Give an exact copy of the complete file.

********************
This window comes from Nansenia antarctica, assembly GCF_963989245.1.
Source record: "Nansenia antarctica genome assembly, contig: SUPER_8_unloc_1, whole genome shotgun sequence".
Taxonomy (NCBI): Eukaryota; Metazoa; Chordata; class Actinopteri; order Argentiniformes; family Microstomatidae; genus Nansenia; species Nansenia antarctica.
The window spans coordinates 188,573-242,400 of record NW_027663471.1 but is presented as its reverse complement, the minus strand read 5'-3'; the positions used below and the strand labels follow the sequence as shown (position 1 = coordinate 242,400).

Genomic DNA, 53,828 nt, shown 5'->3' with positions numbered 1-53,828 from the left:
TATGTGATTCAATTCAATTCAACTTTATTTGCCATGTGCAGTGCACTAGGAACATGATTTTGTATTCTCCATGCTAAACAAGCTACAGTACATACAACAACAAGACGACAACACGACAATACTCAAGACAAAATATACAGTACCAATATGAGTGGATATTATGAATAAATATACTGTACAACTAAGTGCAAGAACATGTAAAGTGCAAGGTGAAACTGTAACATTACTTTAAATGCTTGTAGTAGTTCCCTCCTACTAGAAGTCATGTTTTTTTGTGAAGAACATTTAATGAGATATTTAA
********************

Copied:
This window comes from Nansenia antarctica, assembly GCF_963989245.1.
Source record: "Nansenia antarctica genome assembly, contig: SUPER_8_unloc_1, whole genome shotgun sequence".
Taxonomy (NCBI): Eukaryota; Metazoa; Chordata; class Actinopteri; order Argentiniformes; family Microstomatidae; genus Nansenia; species Nansenia antarctica.
The window spans coordinates 188,573-242,400 of record NW_027663471.1 but is presented as its reverse complement, the minus strand read 5'-3'; the positions used below and the strand labels follow the sequence as shown (position 1 = coordinate 242,400).

Genomic DNA, 53,828 nt, shown 5'->3' with positions numbered 1-53,828 from the left:
TATGTGATTCAATTCAATTCAACTTTATTTGCCATGTGCAGTGCACTAGGAACATGATTTTGTATTCTCCATGCTAAACAAGCTACAGTACATACAACAACAAGACGACAACACGACAATACTCAAGACAAAATATACAGTACCAATATGAGTGGATATTATGAATAAATATACTGTACAACTAAGTGCAAGAACATGTAAAGTGCAAGGTGAAACTGTAACATTACTTTAAATGCTTGTAGTAGTTCCCTCCTACTAGAAGTCATGTTTTTTTGTGAAGAACATTTAATGAGATATTTAA